Every four years, Michael Bloomberg hears something nobody else hears: a groundswell of support for a Michael Bloomberg presidential candidacy. Now, it’s happening again.

Bloomberg, the media mogul with an estimated worth of $48 billion, announced on Wednesday that he has changed his political registration to Democrat. That makes a full circle for the former New York City mayor, who began as a Democrat, became a Republican, became an Independent, and has now returned home.

‘Today, I have re-registered as a Democrat — I had been a member for most of my life — because we need Democrats to provide the checks and balance our nation so badly needs,’ Bloomberg wrote in an Instagram post announcing his move.

Democrats are welcoming Bloomberg — and his checkbook. The New York Times reported that party leadership has ‘very much embraced’ him. Of course, that was after he promised to contribute $100 million to the party’s midterm elections effort. If you give the Democratic Party $100 million, they will very much embrace you too.

In his announcement, Bloomberg didn’t actually say he will run in 2020. Rather, political observers interpreted his return to Democratic ranks as a necessary first step for a 2020 campaign, so stories about his decision were framed in terms of presidential politics. And for some political reporters who’ve been around the game, it’s virtually muscle memory to report that Bloomberg is mulling a run for the White House.

Bloomberg himself has encouraged such speculation. ‘It’s impossible to conceive that I could run as a Republican — things like choice, so many of the issues, I’m just way away from where the Republican Party is today,’ he told the Times in September. ‘That’s not to say I’m with the Democratic Party on everything, but I don’t see how you could possibly run as a Republican. So if you ran, yeah, you’d have to run as a Democrat.’

As all politicians do, Bloomberg told the paper he was concentrating on the next election, meaning the November 6 midterms. ‘After that I’ll take a look at it,’ he said.

Since Bloomberg has never actually run for president, there is no polling from a previous race to measure his stature as an actual candidate. But in early 2016, when some voters were unhappy with a choice between Donald Trump and Hillary Clinton, the firm Morning Consult asked voters who they would support in a three-way race between the Republican, the Democrat, and Bloomberg, who was then an Independent.

Bloomberg received the support of eight per cent of Democrats, eight per cent of Republicans, and 18 per cent of Independents — not a particularly strong hand.

Morning Consult also found that 43 per cent of all respondents had never heard of Bloomberg or didn’t know enough about him to have an opinion of him. (Among Democrats, the number was even higher: 47 per cent.)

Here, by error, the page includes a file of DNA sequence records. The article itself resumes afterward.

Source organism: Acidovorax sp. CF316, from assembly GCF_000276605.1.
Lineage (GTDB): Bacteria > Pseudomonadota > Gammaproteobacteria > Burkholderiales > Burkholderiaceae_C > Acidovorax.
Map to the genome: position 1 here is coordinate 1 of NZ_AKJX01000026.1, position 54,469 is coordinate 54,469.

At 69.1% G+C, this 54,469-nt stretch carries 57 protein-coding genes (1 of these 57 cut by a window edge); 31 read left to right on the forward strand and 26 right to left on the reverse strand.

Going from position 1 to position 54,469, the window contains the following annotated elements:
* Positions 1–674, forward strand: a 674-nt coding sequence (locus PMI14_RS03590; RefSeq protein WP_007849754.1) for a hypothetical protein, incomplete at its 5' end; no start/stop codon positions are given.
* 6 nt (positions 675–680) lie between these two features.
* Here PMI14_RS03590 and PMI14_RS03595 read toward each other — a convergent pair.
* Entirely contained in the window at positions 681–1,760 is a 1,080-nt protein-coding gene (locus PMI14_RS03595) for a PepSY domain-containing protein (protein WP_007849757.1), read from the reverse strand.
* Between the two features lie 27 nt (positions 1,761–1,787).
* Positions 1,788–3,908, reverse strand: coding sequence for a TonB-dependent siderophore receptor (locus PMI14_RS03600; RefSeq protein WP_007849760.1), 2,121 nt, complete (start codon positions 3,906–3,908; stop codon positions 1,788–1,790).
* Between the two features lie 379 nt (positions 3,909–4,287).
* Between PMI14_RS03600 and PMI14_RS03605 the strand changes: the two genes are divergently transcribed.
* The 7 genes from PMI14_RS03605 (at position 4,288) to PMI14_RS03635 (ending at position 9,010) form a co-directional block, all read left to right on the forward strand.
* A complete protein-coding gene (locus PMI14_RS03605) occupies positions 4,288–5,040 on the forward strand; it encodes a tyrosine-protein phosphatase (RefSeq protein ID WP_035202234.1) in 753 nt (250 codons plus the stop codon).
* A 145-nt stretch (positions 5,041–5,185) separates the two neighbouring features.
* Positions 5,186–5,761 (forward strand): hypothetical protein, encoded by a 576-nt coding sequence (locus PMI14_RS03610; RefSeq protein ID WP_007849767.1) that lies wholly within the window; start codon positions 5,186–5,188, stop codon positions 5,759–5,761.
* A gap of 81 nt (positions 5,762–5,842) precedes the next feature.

Bloomberg reportedly commissioned his own poll on his viability as a third-party candidate at around the same time. The results of that are not known. What is known is that he did not run.

Now, Bloomberg is mentioned on long lists of possible 2020 candidates. But that is mostly a reflection of his wealth. If he wanted to run, he could pay for a campaign without asking anybody, so he doesn’t have to pass the threshold test of having actual support. Thus his presence on the lists.

But even $48 billion might not convince Democratic regulars that Bloomberg is one of them. Shortly after the new speculation began, a New York City Council Republican, Joseph Borelli, listed the things Mayor Bloomberg did that won’t sit well with national Democrats. Bloomberg spent a lot of time dumping on Barack Obama. He was a big supporter of stop-and-frisk police techniques, now anathema among Democrats. He was tough on Occupy Wall Street. He didn’t get along with organised labour. And more.

And nobody liked the way Bloomberg became what the Times called the city’s ‘nutritional nag.’ Bloomberg cracked down on popular sodas, he banned trans fats, he pushed restaurants to cut their use of salt. And on top of it all, he was a complete hypocrite about it. ‘Mr Bloomberg likes his popcorn so salty that it burns others’ lips,’ the Times noted. ‘He sprinkles so much salt on his morning bagel ‘that it’s like a pretzel’…[and] not even pizza is spared a coat of sodium.’

It all earned him the title ‘Nanny Bloomberg,’ which is probably not the most appealing nickname for a presidential candidate, even in the Democratic Party.

One last thing. Just as the Bloomberg will-he-won’t-he game is getting old, Bloomberg himself is getting old. He will be a few weeks shy of 79 years old on Inauguration Day 2021. In the last race, voters had a choice between the two oldest candidates ever, Clinton at 69 and Trump at 70. There were reasonable concerns about their age and health. And Bloomberg would be elected pushing 80?

Still, look for the stories to continue. If the past is any guide, Bloomberg will toy with the idea of running for at least another year or more. Of course, in the end he won’t, but he’ll keep the political world talking about Michael Bloomberg for a little longer.

Byron York is the Chief Political Correspondent for the Washington Examiner.